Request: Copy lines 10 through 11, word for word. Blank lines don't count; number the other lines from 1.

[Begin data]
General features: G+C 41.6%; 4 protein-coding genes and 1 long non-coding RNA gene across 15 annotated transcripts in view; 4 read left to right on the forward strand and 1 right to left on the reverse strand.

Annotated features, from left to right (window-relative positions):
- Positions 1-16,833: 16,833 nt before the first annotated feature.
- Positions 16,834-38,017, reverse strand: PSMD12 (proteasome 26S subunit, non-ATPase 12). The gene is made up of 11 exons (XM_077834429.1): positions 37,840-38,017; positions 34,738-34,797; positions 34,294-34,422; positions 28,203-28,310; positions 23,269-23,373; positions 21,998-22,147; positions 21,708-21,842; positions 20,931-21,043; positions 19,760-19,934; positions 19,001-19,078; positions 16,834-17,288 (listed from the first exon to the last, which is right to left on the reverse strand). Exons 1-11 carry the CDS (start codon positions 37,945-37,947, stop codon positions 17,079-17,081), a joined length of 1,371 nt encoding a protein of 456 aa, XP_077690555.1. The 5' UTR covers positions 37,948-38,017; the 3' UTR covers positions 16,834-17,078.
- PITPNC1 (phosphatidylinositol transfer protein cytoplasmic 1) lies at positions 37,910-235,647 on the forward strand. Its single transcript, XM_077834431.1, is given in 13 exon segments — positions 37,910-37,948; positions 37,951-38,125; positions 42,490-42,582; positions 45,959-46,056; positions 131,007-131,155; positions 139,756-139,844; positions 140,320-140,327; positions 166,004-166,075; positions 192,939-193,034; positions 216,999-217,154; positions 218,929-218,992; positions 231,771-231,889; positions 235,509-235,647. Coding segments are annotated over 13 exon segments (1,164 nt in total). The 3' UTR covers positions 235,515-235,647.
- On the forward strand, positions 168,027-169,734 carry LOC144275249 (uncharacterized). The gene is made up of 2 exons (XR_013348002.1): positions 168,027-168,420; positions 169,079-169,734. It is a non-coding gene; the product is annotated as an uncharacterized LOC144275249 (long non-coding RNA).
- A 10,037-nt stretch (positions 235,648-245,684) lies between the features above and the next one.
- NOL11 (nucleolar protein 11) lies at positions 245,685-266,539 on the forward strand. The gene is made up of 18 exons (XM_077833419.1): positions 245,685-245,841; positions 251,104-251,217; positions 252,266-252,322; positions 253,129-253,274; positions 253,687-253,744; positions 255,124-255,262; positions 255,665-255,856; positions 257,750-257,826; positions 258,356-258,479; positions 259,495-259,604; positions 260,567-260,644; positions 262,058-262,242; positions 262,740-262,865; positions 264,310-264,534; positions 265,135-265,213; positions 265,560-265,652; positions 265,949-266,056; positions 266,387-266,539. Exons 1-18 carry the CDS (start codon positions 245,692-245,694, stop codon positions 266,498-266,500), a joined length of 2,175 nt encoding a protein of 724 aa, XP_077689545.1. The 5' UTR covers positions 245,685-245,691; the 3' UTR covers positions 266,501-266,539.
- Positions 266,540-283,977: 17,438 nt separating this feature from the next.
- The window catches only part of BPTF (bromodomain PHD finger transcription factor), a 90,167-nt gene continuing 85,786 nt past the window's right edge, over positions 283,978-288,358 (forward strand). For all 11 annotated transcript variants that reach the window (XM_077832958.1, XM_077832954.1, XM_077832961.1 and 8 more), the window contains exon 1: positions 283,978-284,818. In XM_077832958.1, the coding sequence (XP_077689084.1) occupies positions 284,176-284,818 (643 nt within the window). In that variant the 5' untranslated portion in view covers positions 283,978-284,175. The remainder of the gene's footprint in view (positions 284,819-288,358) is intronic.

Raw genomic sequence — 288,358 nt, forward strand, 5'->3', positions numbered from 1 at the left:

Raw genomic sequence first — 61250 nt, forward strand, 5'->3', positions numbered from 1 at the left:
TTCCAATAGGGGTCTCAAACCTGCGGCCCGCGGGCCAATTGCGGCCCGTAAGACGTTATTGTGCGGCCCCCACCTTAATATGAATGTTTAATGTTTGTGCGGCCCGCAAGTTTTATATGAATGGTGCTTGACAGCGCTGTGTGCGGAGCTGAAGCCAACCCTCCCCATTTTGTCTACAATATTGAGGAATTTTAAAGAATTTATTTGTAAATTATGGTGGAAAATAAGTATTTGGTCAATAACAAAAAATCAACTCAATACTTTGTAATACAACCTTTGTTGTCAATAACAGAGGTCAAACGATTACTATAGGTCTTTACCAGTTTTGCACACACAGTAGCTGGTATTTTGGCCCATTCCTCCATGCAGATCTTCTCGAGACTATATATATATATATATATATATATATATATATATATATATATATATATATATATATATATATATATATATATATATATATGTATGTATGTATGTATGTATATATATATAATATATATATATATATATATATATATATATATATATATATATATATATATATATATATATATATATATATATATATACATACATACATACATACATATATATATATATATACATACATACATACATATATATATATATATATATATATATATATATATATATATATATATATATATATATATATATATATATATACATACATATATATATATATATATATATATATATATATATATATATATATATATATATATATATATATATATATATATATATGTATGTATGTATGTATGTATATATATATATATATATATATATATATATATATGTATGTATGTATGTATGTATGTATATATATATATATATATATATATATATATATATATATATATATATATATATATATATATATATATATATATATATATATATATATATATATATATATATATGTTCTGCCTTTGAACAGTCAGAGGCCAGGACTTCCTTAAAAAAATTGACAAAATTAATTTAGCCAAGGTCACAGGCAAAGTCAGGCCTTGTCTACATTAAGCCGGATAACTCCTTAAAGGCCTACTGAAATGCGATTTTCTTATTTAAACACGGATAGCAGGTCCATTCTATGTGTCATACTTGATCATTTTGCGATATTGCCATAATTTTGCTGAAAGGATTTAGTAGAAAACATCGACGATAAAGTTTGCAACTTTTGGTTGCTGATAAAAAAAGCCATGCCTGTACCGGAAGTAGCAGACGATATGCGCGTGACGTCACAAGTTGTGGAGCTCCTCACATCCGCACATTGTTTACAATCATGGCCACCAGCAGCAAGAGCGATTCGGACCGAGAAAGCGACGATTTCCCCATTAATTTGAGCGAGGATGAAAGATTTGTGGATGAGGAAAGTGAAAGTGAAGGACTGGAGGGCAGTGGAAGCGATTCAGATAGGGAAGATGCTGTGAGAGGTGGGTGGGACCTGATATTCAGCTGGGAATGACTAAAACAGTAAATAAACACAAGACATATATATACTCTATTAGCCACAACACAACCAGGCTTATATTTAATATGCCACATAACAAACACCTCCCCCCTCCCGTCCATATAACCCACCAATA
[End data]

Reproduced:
- The window catches only part of BPTF (bromodomain PHD finger transcription factor), a 90,167-nt gene continuing 85,786 nt past the window's right edge, over positions 283,978-288,358 (forward strand). For all 11 annotated transcript variants that reach the window (XM_077832958.1, XM_077832954.1, XM_077832961.1 and 8 more), the window contains exon 1: positions 283,978-284,818. In XM_077832958.1, the coding sequence (XP_077689084.1) occupies positions 284,176-284,818 (643 nt within the window). In that variant the 5' untranslated portion in view covers positions 283,978-284,175. The remainder of the gene's footprint in view (positions 284,819-288,358) is intronic.

Raw genomic sequence — 288,358 nt, forward strand, 5'->3', positions numbered from 1 at the left: